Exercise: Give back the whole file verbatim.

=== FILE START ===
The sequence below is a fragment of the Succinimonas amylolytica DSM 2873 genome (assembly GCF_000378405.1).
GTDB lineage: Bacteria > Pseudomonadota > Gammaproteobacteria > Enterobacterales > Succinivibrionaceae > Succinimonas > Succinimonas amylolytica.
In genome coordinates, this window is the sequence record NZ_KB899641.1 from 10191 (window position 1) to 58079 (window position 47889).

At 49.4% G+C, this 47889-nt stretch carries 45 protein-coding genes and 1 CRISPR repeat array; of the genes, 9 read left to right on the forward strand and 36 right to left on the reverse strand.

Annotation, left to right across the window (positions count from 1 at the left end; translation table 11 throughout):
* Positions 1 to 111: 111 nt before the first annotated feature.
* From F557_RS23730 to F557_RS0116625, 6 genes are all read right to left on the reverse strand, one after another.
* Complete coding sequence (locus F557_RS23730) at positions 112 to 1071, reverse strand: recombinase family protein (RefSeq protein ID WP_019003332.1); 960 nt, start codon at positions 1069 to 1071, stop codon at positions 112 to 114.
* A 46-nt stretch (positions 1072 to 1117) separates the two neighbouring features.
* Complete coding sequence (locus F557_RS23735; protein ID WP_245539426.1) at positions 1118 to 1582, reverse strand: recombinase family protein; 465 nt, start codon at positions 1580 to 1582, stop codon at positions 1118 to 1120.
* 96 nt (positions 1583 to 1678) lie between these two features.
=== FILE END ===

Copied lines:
The sequence below is a fragment of the Succinimonas amylolytica DSM 2873 genome (assembly GCF_000378405.1).
GTDB lineage: Bacteria > Pseudomonadota > Gammaproteobacteria > Enterobacterales > Succinivibrionaceae > Succinimonas > Succinimonas amylolytica.
In genome coordinates, this window is the sequence record NZ_KB899641.1 from 10191 (window position 1) to 58079 (window position 47889).

At 49.4% G+C, this 47889-nt stretch carries 45 protein-coding genes and 1 CRISPR repeat array; of the genes, 9 read left to right on the forward strand and 36 right to left on the reverse strand.

Annotation, left to right across the window (positions count from 1 at the left end; translation table 11 throughout):
* Positions 1 to 111: 111 nt before the first annotated feature.
* From F557_RS23730 to F557_RS0116625, 6 genes are all read right to left on the reverse strand, one after another.
* Complete coding sequence (locus F557_RS23730) at positions 112 to 1071, reverse strand: recombinase family protein (RefSeq protein ID WP_019003332.1); 960 nt, start codon at positions 1069 to 1071, stop codon at positions 112 to 114.
* A 46-nt stretch (positions 1072 to 1117) separates the two neighbouring features.
* Complete coding sequence (locus F557_RS23735; protein ID WP_245539426.1) at positions 1118 to 1582, reverse strand: recombinase family protein; 465 nt, start codon at positions 1580 to 1582, stop codon at positions 1118 to 1120.
* 96 nt (positions 1583 to 1678) lie between these two features.